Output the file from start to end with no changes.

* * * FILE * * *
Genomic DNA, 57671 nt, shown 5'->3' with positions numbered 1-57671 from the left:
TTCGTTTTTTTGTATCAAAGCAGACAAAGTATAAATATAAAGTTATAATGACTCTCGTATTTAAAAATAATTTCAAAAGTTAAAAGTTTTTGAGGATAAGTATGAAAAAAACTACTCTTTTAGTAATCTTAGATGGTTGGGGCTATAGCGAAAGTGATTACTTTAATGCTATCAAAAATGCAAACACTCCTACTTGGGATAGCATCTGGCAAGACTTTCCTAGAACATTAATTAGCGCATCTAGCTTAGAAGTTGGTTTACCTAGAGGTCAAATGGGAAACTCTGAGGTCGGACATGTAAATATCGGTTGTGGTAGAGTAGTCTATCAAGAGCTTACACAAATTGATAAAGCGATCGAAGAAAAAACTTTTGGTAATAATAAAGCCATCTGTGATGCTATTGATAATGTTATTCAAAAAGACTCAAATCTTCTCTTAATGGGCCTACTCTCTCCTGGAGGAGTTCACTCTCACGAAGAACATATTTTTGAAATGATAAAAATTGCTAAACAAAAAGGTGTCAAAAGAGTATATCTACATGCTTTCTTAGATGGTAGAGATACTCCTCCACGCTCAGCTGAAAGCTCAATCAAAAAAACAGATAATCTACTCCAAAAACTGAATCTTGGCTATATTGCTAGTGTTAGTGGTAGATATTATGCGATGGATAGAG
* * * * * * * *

Genomic DNA, 57671 nt, shown 5'->3' with positions numbered 1-57671 from the left:
TTCGTTTTTTTGTATCAAAGCAGACAAAGTATAAATATAAAGTTATAATGACTCTCGTATTTAAAAATAATTTCAAAAGTTAAAAGTTTTTGAGGATAAGTATGAAAAAAACTACTCTTTTAGTAATCTTAGATGGTTGGGGCTATAGCGAAAGTGATTACTTTAATGCTATCAAAAATGCAAACACTCCTACTTGGGATAGCATCTGGCAAGACTTTCCTAGAACATTAATTAGCGCATCTAGCTTAGAAGTTGGTTTACCTAGAGGTCAAATGGGAAACTCTGAGGTCGGACATGTAAATATCGGTTGTGGTAGAGTAGTCTATCAAGAGCTTACACAAATTGATAAAGCGATCGAAGAAAAAACTTTTGGTAATAATAAAGCCATCTGTGATGCTATTGATAATGTTATTCAAAAAGACTCAAATCTTCTCTTAATGGGCCTACTCTCTCCTGGAGGAGTTCACTCTCACGAAGAACATATTTTTGAAATGATAAAAATTGCTAAACAAAAAGGTGTCAAAAGAGTATATCTACATGCTTTCTTAGATGGTAGAGATACTCCTCCACGCTCAGCTGAAAGCTCAATCAAAAAAACAGATAATCTACTCCAAAAACTGAATCTTGGCTATATTGCTAGTGTTAGTGGTAGATATTATGCGATGGATAGAG